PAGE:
Aso Oke: Prestige Cloth from Nigeria at the Saint Louis Art Museum

    By: Paul Langdon

    The Saint Louis Art Museum’s Aso Oke: Prestige Cloth from Nigeria exhibition, on display in the Carolyn C. and William A. McDonnell Gallery 100, is a unique look at textiles created by Yoruba weavers in southwestern Nigeria. This distinct textile work consists of woven strips, roughly three inches wide, that can be extended for as long as the craftsperson wants to continue weaving. The variable sizes that this fabric can reach makes it perfect for any number of applications, but it’s traditionally been used in clothing for celebrations and ceremonial occasions.

    The materials that make up the foundation of aso oke, which can be observed in the many pieces within this exhibition, include an undyed raw silk called sanyan, the magenta-dyed silk alaari, and the indigo colored etu.

    “For Yoruba people aso oke is a quintessential Yoruba cloth,” says Nichole N. Bridges, Morton D. May Curator of the Arts of Africa, Oceania and the Americas and Curator of African Art at the Saint Louis Art Museum. “This exhibition features cloth from the late 19th century through the mid-20th century and because it focuses on the primary color pallet it’s actually a very dated look at aso oke. But aso oke continues to be made and produced today. And there are many Nigerian Yoruba people in our community in St. Louis who I hope will visit the exhibition and maybe even come to the museum in 21st century aso oke.”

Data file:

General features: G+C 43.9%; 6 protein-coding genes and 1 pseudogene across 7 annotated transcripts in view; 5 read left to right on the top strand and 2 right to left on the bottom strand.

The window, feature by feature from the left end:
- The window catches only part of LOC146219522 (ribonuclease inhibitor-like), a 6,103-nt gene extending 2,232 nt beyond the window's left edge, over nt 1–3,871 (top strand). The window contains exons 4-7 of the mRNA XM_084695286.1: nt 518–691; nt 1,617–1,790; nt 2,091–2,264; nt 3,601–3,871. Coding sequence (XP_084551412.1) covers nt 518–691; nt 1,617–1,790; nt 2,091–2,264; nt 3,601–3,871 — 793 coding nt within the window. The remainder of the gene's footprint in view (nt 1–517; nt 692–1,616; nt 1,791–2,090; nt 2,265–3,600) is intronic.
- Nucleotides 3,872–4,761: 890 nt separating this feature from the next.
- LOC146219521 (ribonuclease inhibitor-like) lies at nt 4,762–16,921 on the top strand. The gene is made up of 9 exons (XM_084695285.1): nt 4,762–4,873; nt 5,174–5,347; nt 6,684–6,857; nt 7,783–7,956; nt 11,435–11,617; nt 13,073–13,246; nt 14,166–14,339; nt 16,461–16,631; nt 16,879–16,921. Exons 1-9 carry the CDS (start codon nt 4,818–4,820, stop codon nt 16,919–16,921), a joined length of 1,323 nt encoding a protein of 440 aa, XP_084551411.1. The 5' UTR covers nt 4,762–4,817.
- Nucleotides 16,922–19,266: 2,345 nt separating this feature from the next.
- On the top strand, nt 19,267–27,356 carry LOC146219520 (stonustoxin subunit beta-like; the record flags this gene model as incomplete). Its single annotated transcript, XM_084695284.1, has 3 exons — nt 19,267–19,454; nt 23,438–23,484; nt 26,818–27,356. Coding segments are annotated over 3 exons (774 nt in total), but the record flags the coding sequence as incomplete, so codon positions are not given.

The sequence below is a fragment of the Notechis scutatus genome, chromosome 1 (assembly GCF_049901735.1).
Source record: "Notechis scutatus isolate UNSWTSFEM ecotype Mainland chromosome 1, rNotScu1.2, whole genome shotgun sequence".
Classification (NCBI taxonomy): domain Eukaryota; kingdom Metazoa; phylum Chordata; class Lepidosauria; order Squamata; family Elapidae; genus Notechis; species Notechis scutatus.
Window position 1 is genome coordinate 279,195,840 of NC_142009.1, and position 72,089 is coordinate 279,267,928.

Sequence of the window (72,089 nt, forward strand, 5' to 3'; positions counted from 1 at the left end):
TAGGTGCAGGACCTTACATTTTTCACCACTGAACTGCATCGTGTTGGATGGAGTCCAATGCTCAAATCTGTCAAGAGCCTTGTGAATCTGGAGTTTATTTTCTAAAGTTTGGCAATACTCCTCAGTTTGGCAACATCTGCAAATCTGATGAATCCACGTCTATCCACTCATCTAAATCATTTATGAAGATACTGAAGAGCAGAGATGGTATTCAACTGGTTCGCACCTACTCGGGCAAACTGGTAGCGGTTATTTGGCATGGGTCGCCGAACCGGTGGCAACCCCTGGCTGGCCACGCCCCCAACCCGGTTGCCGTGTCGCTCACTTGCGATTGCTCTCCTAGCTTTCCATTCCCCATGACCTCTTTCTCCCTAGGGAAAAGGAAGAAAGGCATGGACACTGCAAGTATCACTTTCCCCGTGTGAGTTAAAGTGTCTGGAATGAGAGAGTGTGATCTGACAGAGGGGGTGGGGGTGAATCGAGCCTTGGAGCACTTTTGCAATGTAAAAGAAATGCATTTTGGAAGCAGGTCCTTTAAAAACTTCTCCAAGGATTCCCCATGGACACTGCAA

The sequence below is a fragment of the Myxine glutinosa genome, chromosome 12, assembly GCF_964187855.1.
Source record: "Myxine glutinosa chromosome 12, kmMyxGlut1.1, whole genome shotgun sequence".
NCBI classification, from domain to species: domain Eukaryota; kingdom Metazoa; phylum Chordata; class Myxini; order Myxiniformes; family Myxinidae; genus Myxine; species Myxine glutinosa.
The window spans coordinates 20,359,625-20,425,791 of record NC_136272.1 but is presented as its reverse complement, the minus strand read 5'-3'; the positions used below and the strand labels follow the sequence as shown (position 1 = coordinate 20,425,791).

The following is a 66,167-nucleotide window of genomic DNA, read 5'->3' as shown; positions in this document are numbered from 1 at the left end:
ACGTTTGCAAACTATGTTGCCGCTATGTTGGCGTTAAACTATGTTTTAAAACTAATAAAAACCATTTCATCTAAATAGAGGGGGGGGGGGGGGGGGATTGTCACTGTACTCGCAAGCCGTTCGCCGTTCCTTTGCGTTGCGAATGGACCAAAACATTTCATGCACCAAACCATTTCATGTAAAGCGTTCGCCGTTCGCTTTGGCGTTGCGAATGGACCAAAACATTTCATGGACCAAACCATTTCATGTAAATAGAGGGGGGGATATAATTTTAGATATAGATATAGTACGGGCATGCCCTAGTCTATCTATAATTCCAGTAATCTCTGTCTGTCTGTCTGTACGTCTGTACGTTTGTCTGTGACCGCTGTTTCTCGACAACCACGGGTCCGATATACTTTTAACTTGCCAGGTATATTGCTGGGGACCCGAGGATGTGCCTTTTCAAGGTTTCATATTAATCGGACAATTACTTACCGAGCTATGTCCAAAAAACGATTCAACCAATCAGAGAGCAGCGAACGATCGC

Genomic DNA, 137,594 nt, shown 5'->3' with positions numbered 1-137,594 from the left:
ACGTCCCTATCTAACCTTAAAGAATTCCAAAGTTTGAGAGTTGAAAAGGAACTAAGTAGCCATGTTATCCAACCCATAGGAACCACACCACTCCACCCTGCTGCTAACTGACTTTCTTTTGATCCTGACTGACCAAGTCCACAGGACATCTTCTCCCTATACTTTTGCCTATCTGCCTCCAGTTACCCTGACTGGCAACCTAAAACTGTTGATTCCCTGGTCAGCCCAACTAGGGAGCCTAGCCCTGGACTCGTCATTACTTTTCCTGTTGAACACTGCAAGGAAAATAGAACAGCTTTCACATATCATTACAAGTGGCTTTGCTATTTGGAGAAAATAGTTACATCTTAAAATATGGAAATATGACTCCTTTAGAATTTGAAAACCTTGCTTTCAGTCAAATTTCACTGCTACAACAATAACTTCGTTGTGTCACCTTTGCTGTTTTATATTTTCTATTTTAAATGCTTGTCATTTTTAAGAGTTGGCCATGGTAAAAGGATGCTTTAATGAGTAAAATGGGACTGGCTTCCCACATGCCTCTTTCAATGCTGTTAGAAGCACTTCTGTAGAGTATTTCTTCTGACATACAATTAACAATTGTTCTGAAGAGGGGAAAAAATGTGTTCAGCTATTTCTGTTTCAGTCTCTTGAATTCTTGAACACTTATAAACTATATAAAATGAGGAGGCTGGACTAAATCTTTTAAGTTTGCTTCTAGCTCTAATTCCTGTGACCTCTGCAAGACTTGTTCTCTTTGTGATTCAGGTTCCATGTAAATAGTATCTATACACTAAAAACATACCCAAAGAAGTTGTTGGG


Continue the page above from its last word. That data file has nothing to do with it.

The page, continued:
While the art of aso oke remains integral to Yoruba culture and has evolved with time, this selection offers an interesting look at the history and versatility of the craft. The oldest example on display is a cloth comprised of palm fiber, which sets it apart from the more common silk works. And perhaps the most striking piece on show is a contemporary painting by Nengi Omuku entitled Mar Loj, depicting a group of cotton spinners in Senegal. Omuku also uses authentic aso oke cloth as her canvas for the piece, providing the viewer with a thought-provoking work themed around the textiles of West Africa.

    “The research is inconclusive about when aso oke began to be woven in southwestern Nigeria, but strip weaving in West Africa dates for centuries,” explains Bridges. “There are archeological examples of strip weaving found in Mali in West Africa that date to about 900. So, we know that strip weaving is a very quintessential West African textile form.”

    Visitors to the Saint Louis Art Museum can view Aso Oke: Prestige Cloth from Nigeria for free through March 10, 2024. To learn more about this and other exhibitions please visit